Performed by David A. Jaffe, mandolin. Recorded at the Center for Computer Research in Music and Acoustics, Stanford University, 1992.
Ellis Island Sonata
for solo mandolin
II. Ghosts from the Old Country
III. Progress or Poverty?
IV. Who are my People?
Instrumentation: solo mandolin, with a different scordatura for each movement
"Ellis Island Sonata" is a large-scale piece for a small-scale instrument. Its four movements recall the mandolin tunes of the composer's father and grandfather, conveying something of the experience of the Eastern European immigrants as they discovered America.
The piece opens with Arrival, a first glimpse of the tip of the Statue of Liberty, growing into a complex combination of exhilaration, fear, liberation and regret. Ghosts from the Old Country is from the realm of memory, with past voices and places emerging from the night. In Progress or Poverty?, fast-paced city life assaults the senses, reeling like the sped-up scenes from early silent movies, as the economic reality of the "gold-paved" streets hits home. The final movement, Who Are My People?, is a meditation on who we are and where we came from, based on echoes of the preceding movements.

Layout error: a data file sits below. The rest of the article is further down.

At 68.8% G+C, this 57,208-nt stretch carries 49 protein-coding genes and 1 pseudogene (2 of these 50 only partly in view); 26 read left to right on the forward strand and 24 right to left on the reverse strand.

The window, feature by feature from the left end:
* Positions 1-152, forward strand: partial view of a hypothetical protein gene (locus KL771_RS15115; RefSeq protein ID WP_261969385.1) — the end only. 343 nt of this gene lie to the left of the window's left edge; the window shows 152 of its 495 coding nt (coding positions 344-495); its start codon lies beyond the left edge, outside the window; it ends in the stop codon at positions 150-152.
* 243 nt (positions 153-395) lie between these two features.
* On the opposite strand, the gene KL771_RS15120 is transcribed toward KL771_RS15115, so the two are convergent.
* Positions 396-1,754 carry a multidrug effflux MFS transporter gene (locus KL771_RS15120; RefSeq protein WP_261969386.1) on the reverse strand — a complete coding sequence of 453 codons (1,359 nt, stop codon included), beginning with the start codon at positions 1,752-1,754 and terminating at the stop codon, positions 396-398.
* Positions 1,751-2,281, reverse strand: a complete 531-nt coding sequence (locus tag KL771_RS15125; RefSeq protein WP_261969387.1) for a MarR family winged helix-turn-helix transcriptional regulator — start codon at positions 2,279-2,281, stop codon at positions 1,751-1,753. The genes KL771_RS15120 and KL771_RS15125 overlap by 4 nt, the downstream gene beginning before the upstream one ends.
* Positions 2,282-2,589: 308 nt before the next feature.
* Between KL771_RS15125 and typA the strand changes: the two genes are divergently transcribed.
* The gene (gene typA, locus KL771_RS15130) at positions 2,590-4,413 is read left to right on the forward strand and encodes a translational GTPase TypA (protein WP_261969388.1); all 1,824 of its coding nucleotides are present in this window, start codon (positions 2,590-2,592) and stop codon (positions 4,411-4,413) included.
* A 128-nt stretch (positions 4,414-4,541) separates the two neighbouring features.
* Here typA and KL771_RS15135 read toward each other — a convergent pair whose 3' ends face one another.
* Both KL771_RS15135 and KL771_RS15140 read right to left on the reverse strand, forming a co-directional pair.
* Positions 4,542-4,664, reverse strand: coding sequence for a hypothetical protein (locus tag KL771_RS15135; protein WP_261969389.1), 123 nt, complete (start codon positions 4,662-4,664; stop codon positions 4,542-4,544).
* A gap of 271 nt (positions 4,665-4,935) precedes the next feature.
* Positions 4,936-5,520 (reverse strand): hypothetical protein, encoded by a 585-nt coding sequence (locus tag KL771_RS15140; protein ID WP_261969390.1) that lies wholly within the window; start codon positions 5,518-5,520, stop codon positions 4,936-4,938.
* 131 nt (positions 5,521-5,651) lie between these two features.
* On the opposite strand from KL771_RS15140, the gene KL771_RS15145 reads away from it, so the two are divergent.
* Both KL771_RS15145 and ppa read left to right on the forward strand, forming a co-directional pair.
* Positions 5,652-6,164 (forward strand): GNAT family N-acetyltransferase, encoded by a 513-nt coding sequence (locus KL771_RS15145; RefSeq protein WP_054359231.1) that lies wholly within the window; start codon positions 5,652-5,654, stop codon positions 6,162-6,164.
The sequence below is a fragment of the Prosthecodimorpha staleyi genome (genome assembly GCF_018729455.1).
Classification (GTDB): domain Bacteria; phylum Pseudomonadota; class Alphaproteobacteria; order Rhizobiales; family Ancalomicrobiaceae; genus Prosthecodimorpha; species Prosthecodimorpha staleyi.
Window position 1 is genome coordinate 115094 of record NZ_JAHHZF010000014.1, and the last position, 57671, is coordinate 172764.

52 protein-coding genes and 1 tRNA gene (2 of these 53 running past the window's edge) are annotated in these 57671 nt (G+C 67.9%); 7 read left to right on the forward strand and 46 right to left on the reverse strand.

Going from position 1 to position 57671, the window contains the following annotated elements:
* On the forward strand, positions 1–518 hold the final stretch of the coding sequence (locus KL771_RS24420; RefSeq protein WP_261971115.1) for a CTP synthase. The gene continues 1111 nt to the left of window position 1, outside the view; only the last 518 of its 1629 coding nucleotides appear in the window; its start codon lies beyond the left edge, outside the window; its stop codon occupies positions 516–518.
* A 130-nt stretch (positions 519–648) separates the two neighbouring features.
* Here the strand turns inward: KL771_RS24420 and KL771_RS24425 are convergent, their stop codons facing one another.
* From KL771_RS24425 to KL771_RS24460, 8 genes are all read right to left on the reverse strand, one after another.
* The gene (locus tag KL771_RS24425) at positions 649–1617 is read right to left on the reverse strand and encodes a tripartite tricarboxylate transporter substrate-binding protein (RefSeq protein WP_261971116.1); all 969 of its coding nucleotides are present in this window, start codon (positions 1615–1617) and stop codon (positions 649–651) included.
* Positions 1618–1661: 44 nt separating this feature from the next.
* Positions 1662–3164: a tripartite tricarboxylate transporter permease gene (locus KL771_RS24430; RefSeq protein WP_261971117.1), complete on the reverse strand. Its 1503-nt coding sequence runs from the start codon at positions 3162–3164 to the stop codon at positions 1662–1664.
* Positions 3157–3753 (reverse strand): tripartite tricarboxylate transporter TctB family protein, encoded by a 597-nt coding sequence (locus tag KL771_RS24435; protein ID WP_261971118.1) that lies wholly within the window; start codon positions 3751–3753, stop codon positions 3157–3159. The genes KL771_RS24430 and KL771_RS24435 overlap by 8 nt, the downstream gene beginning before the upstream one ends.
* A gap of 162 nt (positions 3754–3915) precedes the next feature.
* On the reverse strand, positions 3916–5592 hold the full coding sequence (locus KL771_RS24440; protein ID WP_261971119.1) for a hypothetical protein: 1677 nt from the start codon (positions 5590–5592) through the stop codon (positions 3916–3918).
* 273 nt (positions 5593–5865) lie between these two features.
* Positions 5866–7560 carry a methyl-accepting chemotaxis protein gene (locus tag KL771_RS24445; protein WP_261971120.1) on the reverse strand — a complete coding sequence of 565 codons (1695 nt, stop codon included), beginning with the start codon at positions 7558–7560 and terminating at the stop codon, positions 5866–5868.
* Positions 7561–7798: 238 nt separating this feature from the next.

This piece was commissioned by William Walach for "Mandolin Celebration II", with support from the Evelyn W. Preston Memorial Fund and the George A. Long and Grace L. Long Foundation. Each movement uses a different mandolin tuning:
III: G-C#/D-G/#A-D#/E (later, quarter-tones)
Short excerpts from a performance at the Garden of Memories walk-through event, Chapel of the Chimes, Oakland, June 21, 2017. David A. Jaffe, mandolin.
Radio interview including discussion and performance of "Ellis Island Sonata."